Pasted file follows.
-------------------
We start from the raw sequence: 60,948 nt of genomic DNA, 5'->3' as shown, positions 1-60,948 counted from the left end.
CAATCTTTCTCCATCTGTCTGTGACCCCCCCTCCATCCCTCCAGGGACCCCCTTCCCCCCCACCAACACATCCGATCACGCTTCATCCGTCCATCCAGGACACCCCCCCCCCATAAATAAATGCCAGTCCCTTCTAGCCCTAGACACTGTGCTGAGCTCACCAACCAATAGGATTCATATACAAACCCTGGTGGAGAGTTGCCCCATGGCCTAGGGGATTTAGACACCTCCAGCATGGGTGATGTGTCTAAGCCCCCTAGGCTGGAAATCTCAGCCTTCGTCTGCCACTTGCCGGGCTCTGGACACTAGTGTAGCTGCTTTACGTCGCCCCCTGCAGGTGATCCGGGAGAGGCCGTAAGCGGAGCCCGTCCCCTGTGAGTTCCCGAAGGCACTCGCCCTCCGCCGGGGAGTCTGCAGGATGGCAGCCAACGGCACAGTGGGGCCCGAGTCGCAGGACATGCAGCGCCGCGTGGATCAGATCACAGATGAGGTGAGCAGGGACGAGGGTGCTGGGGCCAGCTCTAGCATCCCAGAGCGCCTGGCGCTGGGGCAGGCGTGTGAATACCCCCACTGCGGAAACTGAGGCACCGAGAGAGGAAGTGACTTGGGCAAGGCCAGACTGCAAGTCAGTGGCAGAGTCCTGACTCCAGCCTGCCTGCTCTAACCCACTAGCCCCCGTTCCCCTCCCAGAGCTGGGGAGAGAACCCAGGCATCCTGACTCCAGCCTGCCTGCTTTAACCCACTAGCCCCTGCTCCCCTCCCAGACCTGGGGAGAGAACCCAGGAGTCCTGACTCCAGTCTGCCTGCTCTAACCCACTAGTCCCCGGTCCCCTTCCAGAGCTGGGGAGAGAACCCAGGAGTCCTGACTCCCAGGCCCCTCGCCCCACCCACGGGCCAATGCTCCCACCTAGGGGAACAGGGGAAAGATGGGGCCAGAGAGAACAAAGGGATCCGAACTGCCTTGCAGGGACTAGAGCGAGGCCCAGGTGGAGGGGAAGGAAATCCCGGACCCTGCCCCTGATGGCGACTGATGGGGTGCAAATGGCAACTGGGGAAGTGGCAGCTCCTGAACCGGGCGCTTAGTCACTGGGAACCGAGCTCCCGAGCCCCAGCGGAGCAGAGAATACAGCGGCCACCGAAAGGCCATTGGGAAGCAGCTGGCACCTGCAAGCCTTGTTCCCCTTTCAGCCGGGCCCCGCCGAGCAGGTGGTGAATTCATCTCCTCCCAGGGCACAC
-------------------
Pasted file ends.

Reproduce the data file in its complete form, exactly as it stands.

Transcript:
We start from the raw sequence: 60,948 nt of genomic DNA, 5'->3' as shown, positions 1-60,948 counted from the left end.
CAATCTTTCTCCATCTGTCTGTGACCCCCCCTCCATCCCTCCAGGGACCCCCTTCCCCCCCACCAACACATCCGATCACGCTTCATCCGTCCATCCAGGACACCCCCCCCCCATAAATAAATGCCAGTCCCTTCTAGCCCTAGACACTGTGCTGAGCTCACCAACCAATAGGATTCATATACAAACCCTGGTGGAGAGTTGCCCCATGGCCTAGGGGATTTAGACACCTCCAGCATGGGTGATGTGTCTAAGCCCCCTAGGCTGGAAATCTCAGCCTTCGTCTGCCACTTGCCGGGCTCTGGACACTAGTGTAGCTGCTTTACGTCGCCCCCTGCAGGTGATCCGGGAGAGGCCGTAAGCGGAGCCCGTCCCCTGTGAGTTCCCGAAGGCACTCGCCCTCCGCCGGGGAGTCTGCAGGATGGCAGCCAACGGCACAGTGGGGCCCGAGTCGCAGGACATGCAGCGCCGCGTGGATCAGATCACAGATGAGGTGAGCAGGGACGAGGGTGCTGGGGCCAGCTCTAGCATCCCAGAGCGCCTGGCGCTGGGGCAGGCGTGTGAATACCCCCACTGCGGAAACTGAGGCACCGAGAGAGGAAGTGACTTGGGCAAGGCCAGACTGCAAGTCAGTGGCAGAGTCCTGACTCCAGCCTGCCTGCTCTAACCCACTAGCCCCCGTTCCCCTCCCAGAGCTGGGGAGAGAACCCAGGCATCCTGACTCCAGCCTGCCTGCTTTAACCCACTAGCCCCTGCTCCCCTCCCAGACCTGGGGAGAGAACCCAGGAGTCCTGACTCCAGTCTGCCTGCTCTAACCCACTAGTCCCCGGTCCCCTTCCAGAGCTGGGGAGAGAACCCAGGAGTCCTGACTCCCAGGCCCCTCGCCCCACCCACGGGCCAATGCTCCCACCTAGGGGAACAGGGGAAAGATGGGGCCAGAGAGAACAAAGGGATCCGAACTGCCTTGCAGGGACTAGAGCGAGGCCCAGGTGGAGGGGAAGGAAATCCCGGACCCTGCCCCTGATGGCGACTGATGGGGTGCAAATGGCAACTGGGGAAGTGGCAGCTCCTGAACCGGGCGCTTAGTCACTGGGAACCGAGCTCCCGAGCCCCAGCGGAGCAGAGAATACAGCGGCCACCGAAAGGCCATTGGGAAGCAGCTGGCACCTGCAAGCCTTGTTCCCCTTTCAGCCGGGCCCCGCCGAGCAGGTGGTGAATTCATCTCCTCCCAGGGCACAC